100 Years of Kleinpeter Family Values


“One day after I stopped working at the dairy full time, I started writing down the names of dairies that had been in Baton Rouge in my lifetime. I wrote down 28 dairies, and I’m sure I skipped some. And I thought, ‘Now why is it that Kleinpeter Dairy is still here and these other dairies fell by the wayside—big ones—I mean multinational companies that went belly up?’ And Kleinpeter Dairy carried on. I think it was 7 days a week taking care of your cows and your business. Keeping everything spotlessly clean—the cows, the equipment. Having good fresh milk. Usually our milk would keep longer, because in the old days you didn’t have a lot of refrigeration. You had ice boxes, but our milk was always good and fresh and we were on the job regularly. You could have hurricanes, ice storms, but we took care of those cows, seven days a week, including holidays.” – Ben Kleinpeter

During World War 2, Ben Kleinpeter and his two older brothers were in the Army, and most of the farm’s employees left for jobs supporting the war effort. But Ben’s two younger brothers, Mike and Vincent (“Bobo”), kept the dairy going even though they were just in high school:

“How they finished high school is a mystery. They were running milk routes and milking cows and delivering milk, and then going to school and park the milk truck at the school. And they’d come out at recess and check the milk to be sure they had ice on it, and then go back in. And in the evening, when they left school they’d go to some of these little stores and pick up empty bottles and get their money. You know milk was 12 cents a quart. Compared to their life I think Army life was easy.” – Ben Kleinpeter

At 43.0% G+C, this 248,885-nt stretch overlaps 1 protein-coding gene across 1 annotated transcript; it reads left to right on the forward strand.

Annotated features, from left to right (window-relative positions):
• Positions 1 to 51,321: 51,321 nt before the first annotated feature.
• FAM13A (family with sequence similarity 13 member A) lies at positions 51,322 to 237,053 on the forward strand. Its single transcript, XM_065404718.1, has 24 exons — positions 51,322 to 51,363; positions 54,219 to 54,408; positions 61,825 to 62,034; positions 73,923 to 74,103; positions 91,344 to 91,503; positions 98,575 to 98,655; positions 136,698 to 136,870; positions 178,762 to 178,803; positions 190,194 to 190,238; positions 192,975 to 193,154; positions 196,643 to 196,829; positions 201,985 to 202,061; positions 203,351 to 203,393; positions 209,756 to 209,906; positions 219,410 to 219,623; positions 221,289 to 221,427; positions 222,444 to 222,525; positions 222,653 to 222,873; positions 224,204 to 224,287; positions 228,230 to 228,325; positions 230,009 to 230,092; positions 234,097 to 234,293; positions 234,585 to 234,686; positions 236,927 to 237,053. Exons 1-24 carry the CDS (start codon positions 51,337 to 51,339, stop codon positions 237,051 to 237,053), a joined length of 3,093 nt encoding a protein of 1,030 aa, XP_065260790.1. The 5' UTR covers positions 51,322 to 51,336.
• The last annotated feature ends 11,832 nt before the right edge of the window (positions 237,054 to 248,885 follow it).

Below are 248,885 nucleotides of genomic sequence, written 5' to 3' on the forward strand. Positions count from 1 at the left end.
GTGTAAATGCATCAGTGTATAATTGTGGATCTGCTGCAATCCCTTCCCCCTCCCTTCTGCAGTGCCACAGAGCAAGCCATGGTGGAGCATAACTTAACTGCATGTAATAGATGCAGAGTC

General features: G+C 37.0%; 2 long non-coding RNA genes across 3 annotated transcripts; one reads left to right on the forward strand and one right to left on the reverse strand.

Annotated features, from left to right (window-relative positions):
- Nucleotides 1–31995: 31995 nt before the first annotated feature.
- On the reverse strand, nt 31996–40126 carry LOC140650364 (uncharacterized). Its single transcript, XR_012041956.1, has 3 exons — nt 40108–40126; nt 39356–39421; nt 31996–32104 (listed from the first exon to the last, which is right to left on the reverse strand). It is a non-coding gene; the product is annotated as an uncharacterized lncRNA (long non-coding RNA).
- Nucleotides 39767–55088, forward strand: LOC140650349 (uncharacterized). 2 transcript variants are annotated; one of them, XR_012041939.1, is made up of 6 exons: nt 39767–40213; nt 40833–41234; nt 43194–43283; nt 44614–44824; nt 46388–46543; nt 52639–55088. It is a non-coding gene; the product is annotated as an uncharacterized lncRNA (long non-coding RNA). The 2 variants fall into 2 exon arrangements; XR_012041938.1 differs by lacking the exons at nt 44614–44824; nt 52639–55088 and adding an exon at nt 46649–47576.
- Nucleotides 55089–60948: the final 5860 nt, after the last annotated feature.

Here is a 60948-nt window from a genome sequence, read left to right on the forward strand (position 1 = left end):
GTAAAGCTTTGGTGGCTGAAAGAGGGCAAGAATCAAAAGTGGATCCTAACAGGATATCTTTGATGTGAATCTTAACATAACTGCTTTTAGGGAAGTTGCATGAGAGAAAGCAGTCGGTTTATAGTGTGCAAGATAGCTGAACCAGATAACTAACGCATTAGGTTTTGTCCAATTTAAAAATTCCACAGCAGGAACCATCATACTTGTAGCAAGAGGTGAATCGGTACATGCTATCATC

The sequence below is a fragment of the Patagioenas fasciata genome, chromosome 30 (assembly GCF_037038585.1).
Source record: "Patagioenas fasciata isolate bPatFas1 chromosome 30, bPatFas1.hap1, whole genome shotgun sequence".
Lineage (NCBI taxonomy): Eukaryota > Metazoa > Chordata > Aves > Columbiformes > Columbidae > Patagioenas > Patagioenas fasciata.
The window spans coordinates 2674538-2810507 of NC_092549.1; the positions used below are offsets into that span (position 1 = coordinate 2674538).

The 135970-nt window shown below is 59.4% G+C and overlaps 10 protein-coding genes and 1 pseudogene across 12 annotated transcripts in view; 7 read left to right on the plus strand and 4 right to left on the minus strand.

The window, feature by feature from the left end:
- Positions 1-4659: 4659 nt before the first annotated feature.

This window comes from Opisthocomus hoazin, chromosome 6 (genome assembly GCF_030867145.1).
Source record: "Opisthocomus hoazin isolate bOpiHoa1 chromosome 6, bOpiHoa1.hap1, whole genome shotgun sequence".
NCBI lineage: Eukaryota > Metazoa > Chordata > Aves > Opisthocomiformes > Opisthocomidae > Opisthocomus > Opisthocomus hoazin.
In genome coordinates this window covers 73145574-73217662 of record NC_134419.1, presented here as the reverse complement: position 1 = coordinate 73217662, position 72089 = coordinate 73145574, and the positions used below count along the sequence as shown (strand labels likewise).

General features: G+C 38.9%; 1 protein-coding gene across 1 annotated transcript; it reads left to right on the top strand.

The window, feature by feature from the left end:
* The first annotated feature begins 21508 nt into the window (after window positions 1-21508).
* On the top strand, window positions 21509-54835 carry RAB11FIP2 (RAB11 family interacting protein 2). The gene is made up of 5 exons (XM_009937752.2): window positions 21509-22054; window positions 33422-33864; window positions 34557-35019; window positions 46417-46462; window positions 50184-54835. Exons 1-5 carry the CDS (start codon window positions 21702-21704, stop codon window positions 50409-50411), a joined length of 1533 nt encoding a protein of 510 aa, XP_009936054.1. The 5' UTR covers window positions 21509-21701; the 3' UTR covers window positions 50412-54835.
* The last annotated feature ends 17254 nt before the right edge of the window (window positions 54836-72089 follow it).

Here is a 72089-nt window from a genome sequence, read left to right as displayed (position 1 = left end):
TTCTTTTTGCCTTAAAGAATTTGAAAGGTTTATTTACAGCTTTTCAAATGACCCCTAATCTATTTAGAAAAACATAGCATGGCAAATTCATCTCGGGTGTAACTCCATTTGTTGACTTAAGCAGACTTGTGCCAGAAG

We’ve always tried to be cutting edge. Through market research, we learned some of the things we were already doing were important to the consumer. For example, at first we didn’t know it was that important for our farm to be certified by the American Humane Association. We just thought it would be a cool thing to be certified because we knew we treated our cows well to begin with. But once we started letting people know about our perfect scores, we found out what that means! People know that quality milk can only come from perfect cows.

Here are some other examples: We weren’t the first to come out with rBGH-free products. We were just the first in this area to do it. Typically when you come out with something first you sort of own it, for awhile. The fact that our products are fresh and local used to be on our old milk trucks back in the 70s. I think we sort of set the trend back then to be where we are today with locally owned, locally produced for the consumer. It means our products are fresher, and we are also accountable.


Before we built the new dairy farm in St Helena Parish we asked consultants and state and federal officials how we could best take care of the land. We wanted to be ahead of government rules and regulations. So we built that farm to be zero-effluent. You may remember the Tangipahoa River had to close to swimmers for a few years because of the runoff from nearby dairies. No manure-contaminated water leaves our property. We capture it and reuse it as fertilizer. We have, no doubt about it, a state of the art dairy operation, especially when it comes to the environment.


“What’s going to keep us in business for another hundred years is quality, and never thinking that its good enough. You have to keep improving your quality, and your service. You’ve got to be there with your product when the customer‘s ready for it, before they even know they want it.”

We’ve actually lost customers because they wanted to leave for a cheaper price, but then they’d try the other product and found it was cheaper because the quality isn’t there, so then they’d come back.


“We called our team together last year to talk about how to celebrate our 100th year. There were some great ideas being passed around. Then Habitat for Humanity called and told us they are building their 300th home in Baton Rouge and we thought, ‘This is it! We will celebrate their 300th and our 100th by doing something that’s been a tradition giving back to the community with families helping families.” – Sue Anne Kleinpeter Cox